As a young politician, Sen. Edward Kennedy helped steer the 1965 immigration law through the Senate.
The Immigration and Nationality Act of 1965 (Hart-Celler Act, INS, Act of 1965, Pub.L. 89-236) abolished the national-origin quotas that had been in place in the United States since the Immigration Act of 1924. The Immigration and Nationality Act of 1965 became law on July 1, 1968.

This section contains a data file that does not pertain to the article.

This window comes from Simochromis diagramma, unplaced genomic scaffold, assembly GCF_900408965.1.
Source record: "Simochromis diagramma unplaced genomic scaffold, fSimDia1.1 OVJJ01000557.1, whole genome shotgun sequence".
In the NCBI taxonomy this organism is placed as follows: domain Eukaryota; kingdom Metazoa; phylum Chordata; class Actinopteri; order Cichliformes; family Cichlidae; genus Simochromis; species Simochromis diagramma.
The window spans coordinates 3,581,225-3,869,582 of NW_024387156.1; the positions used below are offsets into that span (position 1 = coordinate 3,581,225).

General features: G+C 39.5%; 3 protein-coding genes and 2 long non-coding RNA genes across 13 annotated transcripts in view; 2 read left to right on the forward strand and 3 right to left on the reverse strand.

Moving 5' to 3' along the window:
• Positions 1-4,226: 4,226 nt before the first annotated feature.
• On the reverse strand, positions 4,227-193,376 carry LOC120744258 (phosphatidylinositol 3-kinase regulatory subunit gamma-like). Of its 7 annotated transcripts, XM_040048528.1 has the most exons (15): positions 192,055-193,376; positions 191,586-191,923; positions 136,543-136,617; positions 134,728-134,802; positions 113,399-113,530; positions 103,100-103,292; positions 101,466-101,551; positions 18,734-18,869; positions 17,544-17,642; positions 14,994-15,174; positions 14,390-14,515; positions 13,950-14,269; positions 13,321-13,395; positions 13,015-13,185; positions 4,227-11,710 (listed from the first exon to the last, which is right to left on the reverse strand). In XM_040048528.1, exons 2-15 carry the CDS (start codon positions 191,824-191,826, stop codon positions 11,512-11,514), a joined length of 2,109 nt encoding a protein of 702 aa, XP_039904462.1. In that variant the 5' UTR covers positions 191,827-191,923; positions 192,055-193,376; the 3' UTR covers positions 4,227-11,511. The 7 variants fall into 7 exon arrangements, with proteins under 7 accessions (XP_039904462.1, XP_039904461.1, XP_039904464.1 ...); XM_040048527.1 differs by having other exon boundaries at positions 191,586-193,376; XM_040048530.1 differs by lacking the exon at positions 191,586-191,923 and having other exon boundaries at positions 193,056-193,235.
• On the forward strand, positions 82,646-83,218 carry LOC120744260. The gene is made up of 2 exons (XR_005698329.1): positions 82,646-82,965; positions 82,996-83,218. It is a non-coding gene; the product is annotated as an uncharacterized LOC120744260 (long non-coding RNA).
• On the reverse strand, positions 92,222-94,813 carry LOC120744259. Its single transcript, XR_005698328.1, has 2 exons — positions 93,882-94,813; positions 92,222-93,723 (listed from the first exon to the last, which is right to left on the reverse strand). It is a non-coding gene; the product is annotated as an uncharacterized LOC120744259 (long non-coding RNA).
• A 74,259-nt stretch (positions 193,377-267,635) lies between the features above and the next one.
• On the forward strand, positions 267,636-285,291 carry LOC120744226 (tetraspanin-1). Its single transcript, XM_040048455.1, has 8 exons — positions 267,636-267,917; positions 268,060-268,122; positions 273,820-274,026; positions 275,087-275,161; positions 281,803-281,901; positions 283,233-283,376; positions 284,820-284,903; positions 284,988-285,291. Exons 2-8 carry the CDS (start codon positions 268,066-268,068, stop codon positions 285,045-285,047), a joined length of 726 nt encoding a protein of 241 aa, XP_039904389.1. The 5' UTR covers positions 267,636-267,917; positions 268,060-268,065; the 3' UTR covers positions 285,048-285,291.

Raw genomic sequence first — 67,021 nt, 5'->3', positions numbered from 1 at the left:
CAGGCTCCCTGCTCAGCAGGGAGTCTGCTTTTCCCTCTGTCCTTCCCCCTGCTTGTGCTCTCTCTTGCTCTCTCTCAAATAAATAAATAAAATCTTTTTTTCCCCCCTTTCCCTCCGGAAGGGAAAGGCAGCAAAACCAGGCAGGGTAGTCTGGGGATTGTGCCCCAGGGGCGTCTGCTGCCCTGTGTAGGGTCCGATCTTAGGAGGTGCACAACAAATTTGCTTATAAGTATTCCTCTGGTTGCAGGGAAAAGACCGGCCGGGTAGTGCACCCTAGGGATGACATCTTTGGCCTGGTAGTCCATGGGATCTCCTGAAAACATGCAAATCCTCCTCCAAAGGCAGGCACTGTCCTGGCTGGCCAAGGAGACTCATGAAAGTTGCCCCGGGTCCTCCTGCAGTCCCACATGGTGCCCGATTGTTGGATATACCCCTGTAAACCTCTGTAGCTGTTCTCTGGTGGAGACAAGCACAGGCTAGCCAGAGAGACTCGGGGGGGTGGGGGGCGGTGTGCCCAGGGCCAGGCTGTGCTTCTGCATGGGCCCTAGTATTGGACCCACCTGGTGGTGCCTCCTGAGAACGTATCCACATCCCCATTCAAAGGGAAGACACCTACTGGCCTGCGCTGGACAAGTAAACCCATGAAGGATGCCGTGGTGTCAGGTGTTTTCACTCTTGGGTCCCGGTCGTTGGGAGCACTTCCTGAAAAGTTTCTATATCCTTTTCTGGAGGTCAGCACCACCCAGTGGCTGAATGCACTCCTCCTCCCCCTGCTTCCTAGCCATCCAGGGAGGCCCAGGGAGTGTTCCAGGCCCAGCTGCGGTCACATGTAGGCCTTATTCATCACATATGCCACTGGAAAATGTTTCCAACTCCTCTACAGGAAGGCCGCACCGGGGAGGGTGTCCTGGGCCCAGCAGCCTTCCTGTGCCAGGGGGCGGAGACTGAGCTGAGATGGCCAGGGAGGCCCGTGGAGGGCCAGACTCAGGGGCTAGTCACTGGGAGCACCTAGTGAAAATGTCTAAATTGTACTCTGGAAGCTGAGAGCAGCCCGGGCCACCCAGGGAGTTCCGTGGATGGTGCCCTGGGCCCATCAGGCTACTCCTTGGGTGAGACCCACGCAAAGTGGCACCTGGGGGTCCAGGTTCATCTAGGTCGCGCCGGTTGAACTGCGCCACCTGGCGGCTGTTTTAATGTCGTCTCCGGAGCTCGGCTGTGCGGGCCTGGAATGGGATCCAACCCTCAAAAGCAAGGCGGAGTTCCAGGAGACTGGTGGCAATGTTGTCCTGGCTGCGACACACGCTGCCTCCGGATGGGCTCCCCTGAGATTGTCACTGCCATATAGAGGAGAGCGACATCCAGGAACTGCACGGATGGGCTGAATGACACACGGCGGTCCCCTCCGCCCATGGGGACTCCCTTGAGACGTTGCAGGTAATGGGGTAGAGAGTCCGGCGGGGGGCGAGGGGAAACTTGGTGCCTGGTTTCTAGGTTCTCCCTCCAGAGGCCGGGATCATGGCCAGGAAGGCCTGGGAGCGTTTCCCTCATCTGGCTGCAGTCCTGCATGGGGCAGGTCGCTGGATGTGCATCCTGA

By equalizing immigration policies, the Act resulted in a flood of new immigration from non-European nations that changed the ethnic make-up of the United States. The most specific effect of the 1965 Immigration Act was to shift immigration from Europe to Asia.